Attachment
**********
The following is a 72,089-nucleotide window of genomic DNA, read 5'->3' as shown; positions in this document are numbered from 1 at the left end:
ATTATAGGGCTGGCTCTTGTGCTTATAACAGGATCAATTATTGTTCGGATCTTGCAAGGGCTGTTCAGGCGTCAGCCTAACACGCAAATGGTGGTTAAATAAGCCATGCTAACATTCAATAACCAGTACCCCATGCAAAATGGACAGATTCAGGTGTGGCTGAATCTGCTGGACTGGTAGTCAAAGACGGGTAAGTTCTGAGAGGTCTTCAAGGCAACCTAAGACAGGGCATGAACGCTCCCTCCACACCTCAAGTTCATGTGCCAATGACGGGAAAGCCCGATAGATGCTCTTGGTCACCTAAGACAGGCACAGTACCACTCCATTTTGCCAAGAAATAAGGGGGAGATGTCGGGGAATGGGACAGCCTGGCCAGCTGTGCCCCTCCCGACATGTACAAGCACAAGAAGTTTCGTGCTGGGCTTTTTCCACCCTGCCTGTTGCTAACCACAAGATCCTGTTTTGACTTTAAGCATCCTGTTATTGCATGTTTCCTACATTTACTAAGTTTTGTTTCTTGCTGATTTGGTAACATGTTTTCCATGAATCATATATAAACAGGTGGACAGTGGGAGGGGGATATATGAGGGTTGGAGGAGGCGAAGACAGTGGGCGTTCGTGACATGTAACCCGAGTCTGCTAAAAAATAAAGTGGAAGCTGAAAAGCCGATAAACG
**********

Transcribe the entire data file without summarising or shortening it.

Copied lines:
The following is a 72,089-nucleotide window of genomic DNA, read 5'->3' as shown; positions in this document are numbered from 1 at the left end:
ATTATAGGGCTGGCTCTTGTGCTTATAACAGGATCAATTATTGTTCGGATCTTGCAAGGGCTGTTCAGGCGTCAGCCTAACACGCAAATGGTGGTTAAATAAGCCATGCTAACATTCAATAACCAGTACCCCATGCAAAATGGACAGATTCAGGTGTGGCTGAATCTGCTGGACTGGTAGTCAAAGACGGGTAAGTTCTGAGAGGTCTTCAAGGCAACCTAAGACAGGGCATGAACGCTCCCTCCACACCTCAAGTTCATGTGCCAATGACGGGAAAGCCCGATAGATGCTCTTGGTCACCTAAGACAGGCACAGTACCACTCCATTTTGCCAAGAAATAAGGGGGAGATGTCGGGGAATGGGACAGCCTGGCCAGCTGTGCCCCTCCCGACATGTACAAGCACAAGAAGTTTCGTGCTGGGCTTTTTCCACCCTGCCTGTTGCTAACCACAAGATCCTGTTTTGACTTTAAGCATCCTGTTATTGCATGTTTCCTACATTTACTAAGTTTTGTTTCTTGCTGATTTGGTAACATGTTTTCCATGAATCATATATAAACAGGTGGACAGTGGGAGGGGGATATATGAGGGTTGGAGGAGGCGAAGACAGTGGGCGTTCGTGACATGTAACCCGAGTCTGCTAAAAAATAAAGTGGAAGCTGAAAAGCCGATAAACG